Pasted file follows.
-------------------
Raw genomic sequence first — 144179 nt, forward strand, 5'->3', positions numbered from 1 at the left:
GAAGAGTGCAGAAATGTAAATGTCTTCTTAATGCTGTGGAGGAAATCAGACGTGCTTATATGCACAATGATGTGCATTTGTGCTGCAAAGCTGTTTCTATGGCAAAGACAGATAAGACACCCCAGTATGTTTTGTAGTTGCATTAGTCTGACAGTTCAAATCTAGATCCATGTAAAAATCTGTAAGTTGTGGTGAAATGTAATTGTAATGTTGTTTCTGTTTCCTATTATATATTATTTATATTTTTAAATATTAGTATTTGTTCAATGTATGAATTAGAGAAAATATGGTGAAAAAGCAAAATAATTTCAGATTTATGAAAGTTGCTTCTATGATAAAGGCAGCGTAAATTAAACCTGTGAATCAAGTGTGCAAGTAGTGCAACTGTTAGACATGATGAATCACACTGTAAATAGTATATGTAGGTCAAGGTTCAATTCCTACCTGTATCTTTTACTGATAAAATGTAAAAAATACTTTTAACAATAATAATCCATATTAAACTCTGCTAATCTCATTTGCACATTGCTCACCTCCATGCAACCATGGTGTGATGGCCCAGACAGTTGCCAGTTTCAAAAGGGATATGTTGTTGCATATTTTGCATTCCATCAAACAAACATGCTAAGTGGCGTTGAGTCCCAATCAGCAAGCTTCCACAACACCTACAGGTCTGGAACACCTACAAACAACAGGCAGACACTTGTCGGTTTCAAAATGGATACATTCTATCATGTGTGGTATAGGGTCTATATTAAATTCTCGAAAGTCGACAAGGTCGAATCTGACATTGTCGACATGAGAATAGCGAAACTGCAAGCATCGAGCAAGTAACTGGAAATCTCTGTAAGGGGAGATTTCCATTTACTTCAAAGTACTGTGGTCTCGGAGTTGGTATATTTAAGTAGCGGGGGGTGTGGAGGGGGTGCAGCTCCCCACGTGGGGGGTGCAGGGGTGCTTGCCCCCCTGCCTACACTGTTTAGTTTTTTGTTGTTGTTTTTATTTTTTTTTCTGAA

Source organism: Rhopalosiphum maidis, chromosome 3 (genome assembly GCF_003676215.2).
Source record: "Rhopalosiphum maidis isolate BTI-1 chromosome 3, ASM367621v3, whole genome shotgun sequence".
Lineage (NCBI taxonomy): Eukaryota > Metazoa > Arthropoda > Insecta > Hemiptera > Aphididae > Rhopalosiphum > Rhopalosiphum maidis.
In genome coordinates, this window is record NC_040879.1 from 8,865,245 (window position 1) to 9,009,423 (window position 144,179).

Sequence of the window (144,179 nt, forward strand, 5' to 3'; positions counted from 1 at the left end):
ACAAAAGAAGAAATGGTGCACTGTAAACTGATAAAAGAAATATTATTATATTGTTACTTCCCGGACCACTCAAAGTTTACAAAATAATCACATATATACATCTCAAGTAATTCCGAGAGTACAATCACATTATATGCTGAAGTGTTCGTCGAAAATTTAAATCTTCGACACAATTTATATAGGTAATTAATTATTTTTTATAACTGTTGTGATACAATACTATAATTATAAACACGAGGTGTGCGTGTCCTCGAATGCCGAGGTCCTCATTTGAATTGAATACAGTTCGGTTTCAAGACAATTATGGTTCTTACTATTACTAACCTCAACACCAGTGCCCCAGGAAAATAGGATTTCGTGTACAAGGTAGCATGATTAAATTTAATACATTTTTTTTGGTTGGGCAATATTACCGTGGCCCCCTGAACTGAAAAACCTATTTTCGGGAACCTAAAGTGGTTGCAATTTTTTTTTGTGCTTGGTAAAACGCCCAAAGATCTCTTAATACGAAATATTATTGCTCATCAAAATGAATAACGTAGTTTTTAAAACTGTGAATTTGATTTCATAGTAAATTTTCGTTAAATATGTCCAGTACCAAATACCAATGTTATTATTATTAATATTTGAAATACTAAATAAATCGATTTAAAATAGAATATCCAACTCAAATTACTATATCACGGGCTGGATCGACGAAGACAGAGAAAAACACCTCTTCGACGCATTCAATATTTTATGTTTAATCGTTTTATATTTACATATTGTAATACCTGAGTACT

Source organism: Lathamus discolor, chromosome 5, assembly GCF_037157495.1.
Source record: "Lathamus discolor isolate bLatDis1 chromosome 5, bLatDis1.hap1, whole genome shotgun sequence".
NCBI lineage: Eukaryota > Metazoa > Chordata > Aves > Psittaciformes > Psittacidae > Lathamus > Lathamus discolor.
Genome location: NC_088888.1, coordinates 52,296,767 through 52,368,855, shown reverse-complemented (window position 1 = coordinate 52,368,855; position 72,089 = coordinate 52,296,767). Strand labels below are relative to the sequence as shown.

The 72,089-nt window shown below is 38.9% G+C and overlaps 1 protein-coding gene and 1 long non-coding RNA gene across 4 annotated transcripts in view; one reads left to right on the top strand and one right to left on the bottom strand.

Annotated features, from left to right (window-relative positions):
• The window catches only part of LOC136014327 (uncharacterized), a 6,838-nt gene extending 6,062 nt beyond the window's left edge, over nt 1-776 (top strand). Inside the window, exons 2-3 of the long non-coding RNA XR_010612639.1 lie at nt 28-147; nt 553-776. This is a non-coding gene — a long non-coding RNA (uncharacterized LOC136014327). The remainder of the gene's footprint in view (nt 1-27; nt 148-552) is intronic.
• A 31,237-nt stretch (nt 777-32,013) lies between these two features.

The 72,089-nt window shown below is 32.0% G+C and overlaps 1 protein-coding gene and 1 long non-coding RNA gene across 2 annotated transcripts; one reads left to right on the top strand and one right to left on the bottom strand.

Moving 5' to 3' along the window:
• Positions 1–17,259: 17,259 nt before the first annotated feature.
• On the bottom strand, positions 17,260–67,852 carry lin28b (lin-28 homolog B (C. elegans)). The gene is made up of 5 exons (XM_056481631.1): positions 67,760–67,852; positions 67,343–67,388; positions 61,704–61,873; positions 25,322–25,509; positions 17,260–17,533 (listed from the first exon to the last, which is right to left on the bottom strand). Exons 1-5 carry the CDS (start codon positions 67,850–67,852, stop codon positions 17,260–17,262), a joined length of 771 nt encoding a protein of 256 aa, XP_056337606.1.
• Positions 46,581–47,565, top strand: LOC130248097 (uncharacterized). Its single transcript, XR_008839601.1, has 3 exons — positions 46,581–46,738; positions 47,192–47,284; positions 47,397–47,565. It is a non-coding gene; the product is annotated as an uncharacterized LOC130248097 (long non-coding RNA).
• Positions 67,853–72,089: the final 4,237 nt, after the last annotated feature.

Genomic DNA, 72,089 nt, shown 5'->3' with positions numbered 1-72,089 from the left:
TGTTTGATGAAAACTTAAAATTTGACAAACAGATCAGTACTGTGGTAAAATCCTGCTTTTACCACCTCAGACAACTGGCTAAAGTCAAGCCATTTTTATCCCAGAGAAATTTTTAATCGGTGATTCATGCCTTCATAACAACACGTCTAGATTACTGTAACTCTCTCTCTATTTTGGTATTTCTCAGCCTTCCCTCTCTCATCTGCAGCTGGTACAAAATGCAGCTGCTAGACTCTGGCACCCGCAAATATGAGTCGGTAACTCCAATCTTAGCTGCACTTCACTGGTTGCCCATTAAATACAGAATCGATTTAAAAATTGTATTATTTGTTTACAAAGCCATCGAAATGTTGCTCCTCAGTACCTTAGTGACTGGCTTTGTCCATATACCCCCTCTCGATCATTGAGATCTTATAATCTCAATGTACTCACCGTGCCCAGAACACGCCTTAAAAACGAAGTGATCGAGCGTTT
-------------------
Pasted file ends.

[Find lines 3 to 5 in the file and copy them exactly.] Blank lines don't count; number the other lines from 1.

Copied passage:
Source organism: Rhopalosiphum maidis, chromosome 3 (genome assembly GCF_003676215.2).
Source record: "Rhopalosiphum maidis isolate BTI-1 chromosome 3, ASM367621v3, whole genome shotgun sequence".
Lineage (NCBI taxonomy): Eukaryota > Metazoa > Arthropoda > Insecta > Hemiptera > Aphididae > Rhopalosiphum > Rhopalosiphum maidis.